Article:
The OHL has long been known for its ability to pump out marquee offensive talent, but don’t sell the league short on the blueline. This year’s elite draft-eligible defensemen, like Aaron Ekblad and Roland McKeown, have a number of role models within the league whose path they can follow to the draft podium and beyond.
The Moscow-born Russian may have spent the least amount of time in the OHL, but it’s safe to say he’s made the biggest impact — both literally and figuratively.
Zadorov spent the better part of the first half of the OHL season on the Buffalo Sabres roster. While he only saw action in seven games, he didn’t look out of place at the NHL level. However, a regime change shifted the focus from the Sabres’ youth movement, and Zadorov was amongst a number of players sent back to the minor leagues.
Returned to the Knights, he’s played a key role on the OHL squad with seven goals and 10 assists in 22 games. But before he returned to The Forest City of London, ON, he made a pit stop in Malmo, Sweden where he led the Russian squad to a bronze-medal performance at the World Junior Championship, where he also earned all-star recognition.
At the World Juniors, he scored four goals and added one assist in Russia’s seven games. Zadorov showed an increased offensive component to his game — shooting more and jumping into the rush, which he’s continued to do at the OHL level since his return to the Knights.
At 6’5" and 220 pounds, Zadorov has NHL size, an accurate shot, and is surprisingly mobile despite his bulk. He has always been solid in his own end, but he’s grown increasingly confident in the offensive end. He’s well liked by teammates, is extremely confident, and has a great command of English, which has helped his transition to North America.
Through no fault of his own, the 6’4”, 200-pound Nurse made the headlines for all the wrong reasons earlier this year when he was a controversial omission from Team Canada’s World Junior roster. It seems people forget he’s still only 18 (for a tournament that’s dominated by 19-year-old players), but Nurse handled it with the class and poise for which he’s long been known.
On the ice, the Hamilton-born Nurse has played extremely well despite what some boo-birds in the Soo would have you believe. Nurse has captained a Greyhound squad that is a legitimate OHL championship contender. He’s playing nearly half of each game and has scored 42 points in 54 games to date, which is a career high.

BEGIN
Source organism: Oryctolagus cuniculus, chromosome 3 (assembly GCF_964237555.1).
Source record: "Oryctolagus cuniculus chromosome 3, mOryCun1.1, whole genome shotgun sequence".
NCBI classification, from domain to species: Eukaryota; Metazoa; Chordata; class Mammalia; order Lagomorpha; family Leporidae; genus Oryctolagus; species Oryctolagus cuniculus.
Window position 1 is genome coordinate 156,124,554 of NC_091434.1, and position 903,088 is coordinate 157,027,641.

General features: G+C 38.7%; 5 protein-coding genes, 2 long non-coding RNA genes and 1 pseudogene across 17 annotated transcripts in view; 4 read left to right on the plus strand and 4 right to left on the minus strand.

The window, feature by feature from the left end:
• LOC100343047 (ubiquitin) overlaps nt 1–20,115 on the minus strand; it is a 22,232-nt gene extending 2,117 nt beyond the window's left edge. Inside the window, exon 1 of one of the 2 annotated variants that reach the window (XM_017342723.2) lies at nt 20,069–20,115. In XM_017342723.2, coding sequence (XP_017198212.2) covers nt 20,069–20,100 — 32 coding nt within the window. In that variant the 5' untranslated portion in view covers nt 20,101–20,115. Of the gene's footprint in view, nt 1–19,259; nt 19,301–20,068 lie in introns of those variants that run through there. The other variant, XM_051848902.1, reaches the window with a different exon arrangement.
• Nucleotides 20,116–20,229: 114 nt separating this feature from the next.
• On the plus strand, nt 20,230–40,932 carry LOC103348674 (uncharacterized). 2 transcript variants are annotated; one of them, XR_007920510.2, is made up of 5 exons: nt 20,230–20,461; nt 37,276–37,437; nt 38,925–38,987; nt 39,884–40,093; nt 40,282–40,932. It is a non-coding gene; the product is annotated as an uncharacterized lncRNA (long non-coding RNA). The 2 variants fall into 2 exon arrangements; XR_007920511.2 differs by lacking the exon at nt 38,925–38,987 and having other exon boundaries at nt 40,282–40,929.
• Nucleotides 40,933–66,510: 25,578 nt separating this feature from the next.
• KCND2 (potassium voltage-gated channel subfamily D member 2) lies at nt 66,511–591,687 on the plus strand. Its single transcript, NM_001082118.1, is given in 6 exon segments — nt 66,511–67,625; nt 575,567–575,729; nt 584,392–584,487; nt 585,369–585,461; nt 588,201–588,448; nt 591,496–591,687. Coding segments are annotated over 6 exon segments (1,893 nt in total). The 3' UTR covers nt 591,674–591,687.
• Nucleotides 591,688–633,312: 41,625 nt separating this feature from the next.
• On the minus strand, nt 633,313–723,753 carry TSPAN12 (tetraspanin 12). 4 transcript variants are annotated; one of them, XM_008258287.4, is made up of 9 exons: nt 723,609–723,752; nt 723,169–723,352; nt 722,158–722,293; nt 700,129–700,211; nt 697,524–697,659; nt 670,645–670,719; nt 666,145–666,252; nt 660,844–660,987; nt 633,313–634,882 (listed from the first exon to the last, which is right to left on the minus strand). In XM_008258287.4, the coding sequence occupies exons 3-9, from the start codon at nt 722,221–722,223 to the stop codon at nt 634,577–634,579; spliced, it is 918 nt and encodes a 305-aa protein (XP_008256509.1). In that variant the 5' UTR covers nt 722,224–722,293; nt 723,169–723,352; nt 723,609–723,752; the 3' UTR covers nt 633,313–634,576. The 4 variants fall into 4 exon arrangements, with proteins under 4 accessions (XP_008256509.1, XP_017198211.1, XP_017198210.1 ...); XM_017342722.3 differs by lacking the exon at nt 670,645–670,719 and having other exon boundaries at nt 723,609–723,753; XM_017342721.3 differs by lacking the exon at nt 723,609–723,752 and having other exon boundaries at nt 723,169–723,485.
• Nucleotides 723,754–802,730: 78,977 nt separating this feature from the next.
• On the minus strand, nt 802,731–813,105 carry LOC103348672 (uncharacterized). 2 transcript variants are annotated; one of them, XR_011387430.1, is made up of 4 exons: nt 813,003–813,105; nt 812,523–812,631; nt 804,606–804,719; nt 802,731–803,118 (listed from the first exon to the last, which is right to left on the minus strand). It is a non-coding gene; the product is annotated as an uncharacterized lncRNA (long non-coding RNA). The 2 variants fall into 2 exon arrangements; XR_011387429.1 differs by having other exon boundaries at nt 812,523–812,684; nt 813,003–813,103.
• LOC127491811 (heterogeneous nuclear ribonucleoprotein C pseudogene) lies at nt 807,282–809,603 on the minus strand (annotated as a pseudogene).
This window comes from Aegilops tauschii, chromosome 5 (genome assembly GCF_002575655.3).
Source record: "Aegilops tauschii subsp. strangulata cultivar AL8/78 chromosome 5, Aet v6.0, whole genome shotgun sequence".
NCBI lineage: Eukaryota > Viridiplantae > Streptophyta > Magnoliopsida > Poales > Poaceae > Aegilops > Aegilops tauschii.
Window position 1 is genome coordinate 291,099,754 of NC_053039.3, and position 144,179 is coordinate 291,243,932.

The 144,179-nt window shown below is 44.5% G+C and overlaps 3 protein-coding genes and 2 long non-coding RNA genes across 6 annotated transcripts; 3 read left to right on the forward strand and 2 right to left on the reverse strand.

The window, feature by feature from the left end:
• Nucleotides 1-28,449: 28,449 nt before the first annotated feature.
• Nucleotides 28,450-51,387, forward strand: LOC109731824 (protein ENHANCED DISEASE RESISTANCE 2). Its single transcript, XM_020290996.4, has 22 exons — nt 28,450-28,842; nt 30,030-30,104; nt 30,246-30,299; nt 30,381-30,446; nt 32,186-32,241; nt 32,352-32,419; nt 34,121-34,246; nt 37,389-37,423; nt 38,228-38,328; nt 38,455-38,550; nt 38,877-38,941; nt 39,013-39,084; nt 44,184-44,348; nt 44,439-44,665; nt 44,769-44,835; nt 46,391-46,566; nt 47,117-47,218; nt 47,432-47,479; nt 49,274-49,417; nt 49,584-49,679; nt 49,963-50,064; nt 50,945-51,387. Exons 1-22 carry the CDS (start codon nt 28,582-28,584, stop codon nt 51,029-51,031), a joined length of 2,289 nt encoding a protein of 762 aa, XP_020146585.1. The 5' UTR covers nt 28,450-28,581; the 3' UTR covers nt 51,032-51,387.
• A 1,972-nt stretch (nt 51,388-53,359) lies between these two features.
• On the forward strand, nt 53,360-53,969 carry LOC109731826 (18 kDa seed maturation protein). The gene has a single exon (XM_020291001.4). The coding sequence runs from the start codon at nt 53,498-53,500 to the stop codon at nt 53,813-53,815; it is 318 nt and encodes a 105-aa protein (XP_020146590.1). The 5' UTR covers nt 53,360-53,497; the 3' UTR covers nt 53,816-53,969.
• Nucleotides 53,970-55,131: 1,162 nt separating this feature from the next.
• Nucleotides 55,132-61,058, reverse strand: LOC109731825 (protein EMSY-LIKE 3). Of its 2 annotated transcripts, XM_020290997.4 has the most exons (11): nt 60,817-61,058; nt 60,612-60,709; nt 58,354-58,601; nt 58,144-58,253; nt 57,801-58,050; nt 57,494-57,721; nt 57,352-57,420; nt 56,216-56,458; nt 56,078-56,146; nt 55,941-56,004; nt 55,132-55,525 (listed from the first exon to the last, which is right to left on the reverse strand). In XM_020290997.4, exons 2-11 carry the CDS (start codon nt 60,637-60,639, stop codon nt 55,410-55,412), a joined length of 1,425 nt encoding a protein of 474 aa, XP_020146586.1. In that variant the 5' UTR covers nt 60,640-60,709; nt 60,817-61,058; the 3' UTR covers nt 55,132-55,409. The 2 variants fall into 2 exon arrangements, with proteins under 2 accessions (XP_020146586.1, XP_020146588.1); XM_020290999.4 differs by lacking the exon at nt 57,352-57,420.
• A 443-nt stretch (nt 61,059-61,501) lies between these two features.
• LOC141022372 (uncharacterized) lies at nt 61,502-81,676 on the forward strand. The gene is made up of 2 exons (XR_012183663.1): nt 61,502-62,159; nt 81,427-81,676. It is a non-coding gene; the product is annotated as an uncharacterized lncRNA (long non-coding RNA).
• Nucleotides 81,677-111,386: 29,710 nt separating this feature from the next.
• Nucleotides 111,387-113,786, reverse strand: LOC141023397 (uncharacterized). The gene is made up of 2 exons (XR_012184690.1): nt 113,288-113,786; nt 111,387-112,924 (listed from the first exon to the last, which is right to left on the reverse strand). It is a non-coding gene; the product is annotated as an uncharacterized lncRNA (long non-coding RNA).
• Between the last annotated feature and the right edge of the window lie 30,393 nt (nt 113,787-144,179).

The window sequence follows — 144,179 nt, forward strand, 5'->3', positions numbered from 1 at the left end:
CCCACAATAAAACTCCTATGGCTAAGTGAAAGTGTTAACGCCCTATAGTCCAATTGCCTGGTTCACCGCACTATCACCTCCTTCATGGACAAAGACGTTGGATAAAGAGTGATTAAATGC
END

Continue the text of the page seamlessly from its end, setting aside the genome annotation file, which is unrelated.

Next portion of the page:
Nurse has had some ups and downs defensively during the year, but he’s been generally solid in his own end. Combine that with his size, offensive ability, and character, and it’s safe to say that most OHL squads would have loved to acquire him at the deadline had the Soo put him on the market.
Many thought Koekkoek would be on the move, especially after the departure of Kerby Rychel and Nick Ebert from the Spitfires at the trade deadline. But with Windsor in that odd space between contender and rebuilding (currently fifth in the western conference), the club chose to hang on to the 6’2” defender.
The biggest challenge Koekkoek faced this year was proving that he could remain healthy. In the previous two seasons, he’s been limited to 66 games — including only a pair with the Spitfires after they acquired him at last year’s deadline.
This season, he’s played a key, top-pairing role in 52 games so far. He’s accounted for 46 points, including 13 goals, and is a very impressive +42 on the season. But beyond the offensive and defensive numbers, Koekkoek’s season has been a success merely as he’s been able to compete and, hopefully, put his injury history behind him.
It’s been a long time since the Erie Otters have made the playoffs. In fact, only one player has playoff experience with the squad — the 6’2”, 210-pound Pelech, who was a rookie during Erie’s last foray into the post-season.
Pelech was a bit player in that campaign, but he’s taken on a much more vital role on the resurgent Otters. Pelech’s progression has been impressive. The youngest of three NHL-drafted brothers, Pelech has scored nine goals and added 36 assists in 45 games. But more reflective of his value to the squad is that he’s gone from a -16 last year to a +41.
Despite his size, though, Pelech doesn’t play an overly physical game. He’s a solid, two-way player who is extremely responsible in his own end. The quality of his game has been noticed at all levels, including by the brass of Team Canada who brought him aboard for the World Junior Championship.
Carrick earned a reputation as a power-play specialist with the Mississauga Steelheads, which is why he was such an attractive commodity for Sudbury to obtain in its playoff run.
It’s been a bit of a slow transition, however; in the 14 games he has played with Sudbury since the deadline, he’s got five assists. But he’s playing an extremely balanced game, already at +5 after being -8 in 41 games with the rebuilding Steelheads.
Last year, Carrick scored 10 goals and added 21 assists in 56 games. This year, he’s surpassed those totals by far, with 16 goals and 20 assists in 55 games with Mississauga and Sudbury combined.